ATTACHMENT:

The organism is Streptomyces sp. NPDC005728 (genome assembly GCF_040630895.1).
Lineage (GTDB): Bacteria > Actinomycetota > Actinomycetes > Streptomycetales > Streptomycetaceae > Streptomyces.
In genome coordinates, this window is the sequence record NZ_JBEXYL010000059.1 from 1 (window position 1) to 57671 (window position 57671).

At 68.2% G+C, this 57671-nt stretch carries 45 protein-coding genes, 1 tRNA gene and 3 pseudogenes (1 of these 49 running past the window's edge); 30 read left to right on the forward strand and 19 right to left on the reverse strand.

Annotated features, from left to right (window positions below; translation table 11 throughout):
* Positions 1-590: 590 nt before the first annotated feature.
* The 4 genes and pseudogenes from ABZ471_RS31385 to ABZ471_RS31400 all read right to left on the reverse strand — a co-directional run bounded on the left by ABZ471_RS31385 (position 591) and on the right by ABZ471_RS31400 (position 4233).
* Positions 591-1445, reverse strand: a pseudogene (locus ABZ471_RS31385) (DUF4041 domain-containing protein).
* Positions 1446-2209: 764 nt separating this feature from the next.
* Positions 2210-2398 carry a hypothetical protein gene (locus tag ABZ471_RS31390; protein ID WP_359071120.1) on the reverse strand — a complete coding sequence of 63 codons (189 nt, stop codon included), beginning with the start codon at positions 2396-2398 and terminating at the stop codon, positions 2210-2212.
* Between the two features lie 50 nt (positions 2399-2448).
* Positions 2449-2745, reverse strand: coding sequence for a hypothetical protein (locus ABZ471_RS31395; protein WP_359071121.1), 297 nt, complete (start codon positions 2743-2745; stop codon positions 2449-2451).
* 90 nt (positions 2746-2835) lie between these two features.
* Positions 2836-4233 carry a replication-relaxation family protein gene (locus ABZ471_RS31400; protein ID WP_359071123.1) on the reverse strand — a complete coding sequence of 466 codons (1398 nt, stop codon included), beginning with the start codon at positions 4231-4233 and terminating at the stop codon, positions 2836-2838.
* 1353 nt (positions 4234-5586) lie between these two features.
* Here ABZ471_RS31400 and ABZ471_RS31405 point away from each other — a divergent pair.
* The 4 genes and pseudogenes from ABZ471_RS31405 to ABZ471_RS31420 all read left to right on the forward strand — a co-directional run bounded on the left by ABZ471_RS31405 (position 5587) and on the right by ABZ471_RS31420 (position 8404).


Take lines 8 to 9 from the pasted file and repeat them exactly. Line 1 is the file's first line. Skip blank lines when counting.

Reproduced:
* Positions 591-1445, reverse strand: a pseudogene (locus ABZ471_RS31385) (DUF4041 domain-containing protein).
* Positions 1446-2209: 764 nt separating this feature from the next.